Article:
Today, dentures come in a number of forms, from fixed, implanted dentures to removable partial dentures (RPDs). Many denture designs exist, from those that rely on bonding or clasping onto existing teeth to dental implants (fixed prosthodontics) that are permanently affixed within the gums. In any of these cases, the design landscape depends heavily on the nature of the device, as well as the material it’s made from.
Dentures Throughout History
Before diving into present day RPDs, it’s useful to take a look back. Dentures date to as early as 700 BC, when people used human and animal teeth1 to replace missing teeth. These materials remained popular until the 1700s2, with advances in construction and the shaping of ivory.
Wooden teeth were introduced in Japan during the 16th century3. In the 1770s, the first porcelain dentures were introduced4, but they were prone to chipping and appeared to be too white to be aesthetically convincing dental air compressor. Most people still preferred human or even animal teeth. In the 1850s, dentures began being made of Vulcanite, a form of hardened rubber into which porcelain teeth were set4. Following the turn of the 20th century, acrylic resin and other plastics were introduced5.
Figure 2. Chrome Cobalt partial denture versus a high-performance polymer partial denture.
According to “The History of the Characteristic Japanese Wooden Denture” by Moriyama and Hasegawa, the first metal frame dentures were made by Pierre Fauchard in 17283. Since then, there have been significant improvements in RPDs, although the use of metal is still common.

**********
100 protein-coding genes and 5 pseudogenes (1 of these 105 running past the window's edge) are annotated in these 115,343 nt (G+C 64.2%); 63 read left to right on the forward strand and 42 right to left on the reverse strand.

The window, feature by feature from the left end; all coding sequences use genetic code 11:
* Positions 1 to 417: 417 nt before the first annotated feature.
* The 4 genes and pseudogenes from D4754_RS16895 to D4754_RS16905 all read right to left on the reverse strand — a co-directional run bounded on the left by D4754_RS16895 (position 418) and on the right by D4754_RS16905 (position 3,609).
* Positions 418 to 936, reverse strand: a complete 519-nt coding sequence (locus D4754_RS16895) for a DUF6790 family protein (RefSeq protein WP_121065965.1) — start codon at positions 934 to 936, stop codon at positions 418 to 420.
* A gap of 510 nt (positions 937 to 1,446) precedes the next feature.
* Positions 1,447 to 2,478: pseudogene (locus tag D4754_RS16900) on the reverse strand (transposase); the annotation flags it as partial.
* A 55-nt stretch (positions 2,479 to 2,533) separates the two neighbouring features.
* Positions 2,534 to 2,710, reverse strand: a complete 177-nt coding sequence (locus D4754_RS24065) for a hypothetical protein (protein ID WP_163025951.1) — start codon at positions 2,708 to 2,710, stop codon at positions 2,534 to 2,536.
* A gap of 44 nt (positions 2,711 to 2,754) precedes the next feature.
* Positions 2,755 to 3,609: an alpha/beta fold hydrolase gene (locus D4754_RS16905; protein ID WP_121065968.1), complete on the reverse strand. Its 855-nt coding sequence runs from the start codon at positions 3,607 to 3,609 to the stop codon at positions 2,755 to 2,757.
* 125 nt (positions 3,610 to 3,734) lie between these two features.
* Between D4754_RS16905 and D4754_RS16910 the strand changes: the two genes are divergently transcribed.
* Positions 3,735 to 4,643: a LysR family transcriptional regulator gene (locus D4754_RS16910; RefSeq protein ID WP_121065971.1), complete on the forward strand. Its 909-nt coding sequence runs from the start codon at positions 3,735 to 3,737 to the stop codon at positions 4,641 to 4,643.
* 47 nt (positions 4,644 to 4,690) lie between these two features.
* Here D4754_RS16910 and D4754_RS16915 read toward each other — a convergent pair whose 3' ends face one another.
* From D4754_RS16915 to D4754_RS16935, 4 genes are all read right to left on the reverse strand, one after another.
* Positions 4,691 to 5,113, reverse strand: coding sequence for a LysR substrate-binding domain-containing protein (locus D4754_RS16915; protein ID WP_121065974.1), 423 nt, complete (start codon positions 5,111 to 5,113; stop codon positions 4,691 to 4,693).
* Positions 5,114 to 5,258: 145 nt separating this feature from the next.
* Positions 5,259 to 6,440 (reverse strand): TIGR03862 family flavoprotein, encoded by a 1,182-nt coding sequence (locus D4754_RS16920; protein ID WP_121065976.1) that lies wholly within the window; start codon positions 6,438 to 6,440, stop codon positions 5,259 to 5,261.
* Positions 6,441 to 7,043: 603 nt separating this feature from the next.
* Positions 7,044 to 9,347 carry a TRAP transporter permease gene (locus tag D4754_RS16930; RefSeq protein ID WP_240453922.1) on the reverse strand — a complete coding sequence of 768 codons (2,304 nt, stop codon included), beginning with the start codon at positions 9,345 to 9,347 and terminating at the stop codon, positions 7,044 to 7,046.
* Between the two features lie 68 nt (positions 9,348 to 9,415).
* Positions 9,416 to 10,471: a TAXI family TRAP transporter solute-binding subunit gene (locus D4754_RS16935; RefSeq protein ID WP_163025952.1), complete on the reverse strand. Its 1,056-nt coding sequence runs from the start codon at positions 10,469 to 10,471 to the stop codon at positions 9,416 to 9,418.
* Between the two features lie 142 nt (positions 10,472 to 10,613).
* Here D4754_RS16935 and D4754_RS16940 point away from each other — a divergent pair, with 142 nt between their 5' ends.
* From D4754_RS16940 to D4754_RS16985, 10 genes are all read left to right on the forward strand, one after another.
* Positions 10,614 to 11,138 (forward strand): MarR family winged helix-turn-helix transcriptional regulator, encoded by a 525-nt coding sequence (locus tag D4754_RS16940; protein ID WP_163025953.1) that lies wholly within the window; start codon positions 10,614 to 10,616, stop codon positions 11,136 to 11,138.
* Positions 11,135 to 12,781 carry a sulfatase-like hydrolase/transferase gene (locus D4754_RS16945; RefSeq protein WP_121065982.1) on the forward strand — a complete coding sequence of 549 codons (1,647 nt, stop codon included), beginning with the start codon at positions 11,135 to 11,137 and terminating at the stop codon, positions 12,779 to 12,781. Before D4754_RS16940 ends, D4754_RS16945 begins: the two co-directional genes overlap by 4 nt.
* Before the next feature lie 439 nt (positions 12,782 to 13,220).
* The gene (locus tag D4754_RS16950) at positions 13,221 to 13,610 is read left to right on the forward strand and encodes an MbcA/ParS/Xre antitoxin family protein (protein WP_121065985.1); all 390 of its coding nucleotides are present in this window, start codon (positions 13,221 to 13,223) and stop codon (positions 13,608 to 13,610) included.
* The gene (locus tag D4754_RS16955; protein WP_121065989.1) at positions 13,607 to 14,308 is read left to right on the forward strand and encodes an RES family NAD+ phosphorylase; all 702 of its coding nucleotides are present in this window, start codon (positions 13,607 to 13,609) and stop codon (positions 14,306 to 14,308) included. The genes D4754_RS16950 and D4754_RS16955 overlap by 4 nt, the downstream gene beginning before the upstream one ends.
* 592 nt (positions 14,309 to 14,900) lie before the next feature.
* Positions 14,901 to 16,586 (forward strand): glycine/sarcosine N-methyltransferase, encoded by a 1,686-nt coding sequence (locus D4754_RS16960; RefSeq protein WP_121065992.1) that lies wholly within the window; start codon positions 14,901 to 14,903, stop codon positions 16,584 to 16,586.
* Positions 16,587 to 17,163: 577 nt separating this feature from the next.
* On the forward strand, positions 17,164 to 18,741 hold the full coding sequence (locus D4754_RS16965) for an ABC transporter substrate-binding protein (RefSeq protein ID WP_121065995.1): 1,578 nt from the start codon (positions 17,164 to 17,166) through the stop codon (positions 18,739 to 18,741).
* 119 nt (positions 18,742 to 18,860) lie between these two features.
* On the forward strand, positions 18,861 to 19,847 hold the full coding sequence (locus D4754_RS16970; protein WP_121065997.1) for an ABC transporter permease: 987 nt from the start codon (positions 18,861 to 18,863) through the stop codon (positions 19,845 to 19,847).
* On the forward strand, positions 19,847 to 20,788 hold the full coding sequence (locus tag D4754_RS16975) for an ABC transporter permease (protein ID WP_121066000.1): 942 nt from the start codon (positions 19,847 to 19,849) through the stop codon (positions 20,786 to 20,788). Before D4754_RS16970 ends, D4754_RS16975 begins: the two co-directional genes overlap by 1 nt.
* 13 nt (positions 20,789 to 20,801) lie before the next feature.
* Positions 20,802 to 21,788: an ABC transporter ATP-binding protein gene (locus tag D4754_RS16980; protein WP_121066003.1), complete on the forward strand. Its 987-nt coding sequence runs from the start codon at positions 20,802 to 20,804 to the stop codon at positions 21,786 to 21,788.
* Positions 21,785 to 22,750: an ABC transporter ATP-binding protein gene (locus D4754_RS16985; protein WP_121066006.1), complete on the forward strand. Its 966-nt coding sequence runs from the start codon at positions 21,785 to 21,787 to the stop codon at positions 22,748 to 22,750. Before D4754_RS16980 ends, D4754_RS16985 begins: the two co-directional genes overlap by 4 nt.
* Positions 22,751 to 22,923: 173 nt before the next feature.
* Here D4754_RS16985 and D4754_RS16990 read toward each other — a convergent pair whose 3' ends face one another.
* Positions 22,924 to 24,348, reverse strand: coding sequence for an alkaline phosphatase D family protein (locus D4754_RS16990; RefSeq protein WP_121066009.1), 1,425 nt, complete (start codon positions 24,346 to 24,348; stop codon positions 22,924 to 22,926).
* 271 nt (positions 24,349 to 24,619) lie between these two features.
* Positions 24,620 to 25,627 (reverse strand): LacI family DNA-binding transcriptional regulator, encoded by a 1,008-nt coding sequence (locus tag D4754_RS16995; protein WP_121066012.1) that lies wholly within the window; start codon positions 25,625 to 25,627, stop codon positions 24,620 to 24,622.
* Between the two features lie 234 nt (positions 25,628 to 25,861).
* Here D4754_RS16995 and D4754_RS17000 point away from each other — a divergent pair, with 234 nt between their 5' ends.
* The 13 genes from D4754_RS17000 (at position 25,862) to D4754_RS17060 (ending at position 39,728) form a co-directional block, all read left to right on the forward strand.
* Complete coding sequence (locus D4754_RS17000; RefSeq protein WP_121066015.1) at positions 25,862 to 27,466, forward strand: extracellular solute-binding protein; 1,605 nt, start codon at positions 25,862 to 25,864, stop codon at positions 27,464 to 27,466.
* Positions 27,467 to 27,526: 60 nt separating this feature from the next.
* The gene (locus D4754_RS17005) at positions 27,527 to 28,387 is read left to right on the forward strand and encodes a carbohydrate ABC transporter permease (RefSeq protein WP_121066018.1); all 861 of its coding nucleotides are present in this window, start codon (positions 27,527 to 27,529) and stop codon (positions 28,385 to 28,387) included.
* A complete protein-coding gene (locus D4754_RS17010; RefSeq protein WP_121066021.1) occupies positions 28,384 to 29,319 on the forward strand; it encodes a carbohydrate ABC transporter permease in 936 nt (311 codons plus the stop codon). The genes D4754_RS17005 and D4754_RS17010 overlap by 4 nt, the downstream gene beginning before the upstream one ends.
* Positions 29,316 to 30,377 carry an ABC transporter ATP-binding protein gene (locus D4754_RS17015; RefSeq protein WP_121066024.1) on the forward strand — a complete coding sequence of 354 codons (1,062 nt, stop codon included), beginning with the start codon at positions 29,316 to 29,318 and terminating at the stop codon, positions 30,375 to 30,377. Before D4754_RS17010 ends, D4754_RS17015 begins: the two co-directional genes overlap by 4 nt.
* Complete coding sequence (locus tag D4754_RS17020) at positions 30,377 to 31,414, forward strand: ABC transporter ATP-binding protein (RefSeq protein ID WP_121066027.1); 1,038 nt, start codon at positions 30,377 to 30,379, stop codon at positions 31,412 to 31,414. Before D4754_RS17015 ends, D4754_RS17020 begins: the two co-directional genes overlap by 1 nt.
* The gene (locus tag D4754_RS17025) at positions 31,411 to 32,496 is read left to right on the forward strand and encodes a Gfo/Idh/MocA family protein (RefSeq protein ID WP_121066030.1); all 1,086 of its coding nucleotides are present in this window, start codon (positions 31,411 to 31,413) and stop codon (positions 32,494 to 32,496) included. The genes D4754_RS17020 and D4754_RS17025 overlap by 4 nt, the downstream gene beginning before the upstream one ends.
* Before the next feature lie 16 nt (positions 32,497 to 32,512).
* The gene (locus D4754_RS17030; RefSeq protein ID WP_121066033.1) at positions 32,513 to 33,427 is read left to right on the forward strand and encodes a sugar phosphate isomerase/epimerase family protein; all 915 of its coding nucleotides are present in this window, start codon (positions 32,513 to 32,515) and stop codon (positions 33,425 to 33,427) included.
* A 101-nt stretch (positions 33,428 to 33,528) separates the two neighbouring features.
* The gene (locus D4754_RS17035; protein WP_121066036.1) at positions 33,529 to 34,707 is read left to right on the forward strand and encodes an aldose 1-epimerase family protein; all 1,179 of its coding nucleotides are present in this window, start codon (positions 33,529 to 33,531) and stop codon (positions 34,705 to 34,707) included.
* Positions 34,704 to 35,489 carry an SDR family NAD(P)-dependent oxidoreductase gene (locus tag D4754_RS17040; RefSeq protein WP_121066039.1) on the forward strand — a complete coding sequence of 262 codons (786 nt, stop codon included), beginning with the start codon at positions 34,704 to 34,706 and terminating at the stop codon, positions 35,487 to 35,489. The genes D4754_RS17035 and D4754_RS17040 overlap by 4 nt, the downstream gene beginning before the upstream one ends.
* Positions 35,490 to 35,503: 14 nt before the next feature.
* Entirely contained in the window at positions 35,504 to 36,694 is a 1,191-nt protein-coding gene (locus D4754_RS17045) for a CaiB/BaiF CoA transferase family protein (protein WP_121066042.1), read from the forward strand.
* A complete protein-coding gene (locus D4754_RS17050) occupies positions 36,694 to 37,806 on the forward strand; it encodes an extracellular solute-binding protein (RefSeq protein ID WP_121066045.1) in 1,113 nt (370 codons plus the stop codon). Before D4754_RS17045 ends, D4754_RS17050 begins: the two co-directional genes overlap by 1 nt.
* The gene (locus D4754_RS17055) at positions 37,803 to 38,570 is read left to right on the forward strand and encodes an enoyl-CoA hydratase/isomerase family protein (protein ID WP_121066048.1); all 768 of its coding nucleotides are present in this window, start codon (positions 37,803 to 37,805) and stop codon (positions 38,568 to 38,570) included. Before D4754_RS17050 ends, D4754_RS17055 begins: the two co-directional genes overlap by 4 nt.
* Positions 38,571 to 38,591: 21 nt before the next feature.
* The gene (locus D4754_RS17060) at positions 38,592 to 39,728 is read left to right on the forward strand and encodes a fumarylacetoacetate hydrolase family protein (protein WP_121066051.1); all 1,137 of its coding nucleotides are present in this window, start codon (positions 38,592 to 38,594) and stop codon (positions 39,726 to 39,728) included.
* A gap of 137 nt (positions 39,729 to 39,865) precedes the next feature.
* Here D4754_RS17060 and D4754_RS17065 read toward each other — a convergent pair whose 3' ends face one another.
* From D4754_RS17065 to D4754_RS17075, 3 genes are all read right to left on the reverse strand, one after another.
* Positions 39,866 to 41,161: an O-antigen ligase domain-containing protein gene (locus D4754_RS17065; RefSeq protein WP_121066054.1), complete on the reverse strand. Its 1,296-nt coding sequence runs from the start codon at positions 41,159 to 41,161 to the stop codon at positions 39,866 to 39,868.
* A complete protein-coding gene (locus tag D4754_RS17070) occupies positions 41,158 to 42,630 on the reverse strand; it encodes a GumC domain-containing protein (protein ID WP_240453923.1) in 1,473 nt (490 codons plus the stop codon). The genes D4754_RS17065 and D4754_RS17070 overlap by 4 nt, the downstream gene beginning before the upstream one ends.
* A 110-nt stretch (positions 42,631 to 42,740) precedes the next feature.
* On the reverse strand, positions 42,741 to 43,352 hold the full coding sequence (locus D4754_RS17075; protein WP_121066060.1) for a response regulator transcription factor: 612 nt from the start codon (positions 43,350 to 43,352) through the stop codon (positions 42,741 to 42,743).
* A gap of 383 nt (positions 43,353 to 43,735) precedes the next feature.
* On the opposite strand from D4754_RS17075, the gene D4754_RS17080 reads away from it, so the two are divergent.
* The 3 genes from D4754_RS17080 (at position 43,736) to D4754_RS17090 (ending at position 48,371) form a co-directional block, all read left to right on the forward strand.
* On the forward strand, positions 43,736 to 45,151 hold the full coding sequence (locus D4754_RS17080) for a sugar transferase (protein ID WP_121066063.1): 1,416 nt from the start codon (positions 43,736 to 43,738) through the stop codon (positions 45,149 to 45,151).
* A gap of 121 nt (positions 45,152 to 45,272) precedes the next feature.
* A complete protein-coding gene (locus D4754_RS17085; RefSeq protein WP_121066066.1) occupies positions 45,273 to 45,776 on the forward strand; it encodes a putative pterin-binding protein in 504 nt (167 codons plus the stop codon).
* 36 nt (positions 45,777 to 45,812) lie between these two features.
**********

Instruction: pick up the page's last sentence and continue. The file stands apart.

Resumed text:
Despite the many advances in healthcare technology, there have not been any significant changes to how RPDs are constructed since the 1950s7. That is to say, after 290 years since that first metal frame denture, innovation in RPDs seems to have halted. This has created an opportunity for a new class of materials to emerge. These materials are changing how patients, clinicians, and dental lab professionals think about RPDs dental lab equipment.
A 2017 article in the Journal of Prosthetic Dentistry7 points to the need for innovation in RPDs, highlighting the negative health consequences associated with metal RPDs and the need for advances in both materials and processing for RPDs.
Unfortunately, while innovation in the RPD space has stalled, the need for removable prosthetics continues to grow at a rapid rate. By 2050, life expectancy is projected to increase by eight years, from today’s 68.6 years to 76.2 years8. As a result, the 65-and-over population is increasing.
According to research from the National Institute on Aging, in the United States alone, this population group is projected to nearly double over the next three decades, from 48 million to 88 million by 20508, meaning the number of individuals in the United States with total or partial edentulism is on the rise9.
The combination of the expanding partially edentulous patient population and the material drawbacks of current denture materials is a call to arms to the dental community to address the complications of current RPDs, low patient satisfaction, and lack of compliance. There is a clear need for a prosthodontic frame solution that supports oral health and encourages patient compliance, resulting in overall better health outcomes after tooth loss or absence.
It’s true that patients now have more options for RPDs than they did generations ago. But to date, none of the available choices has offered a hassle-free solution.What Is Dental Amalgam (Silver Fillings)? for more information.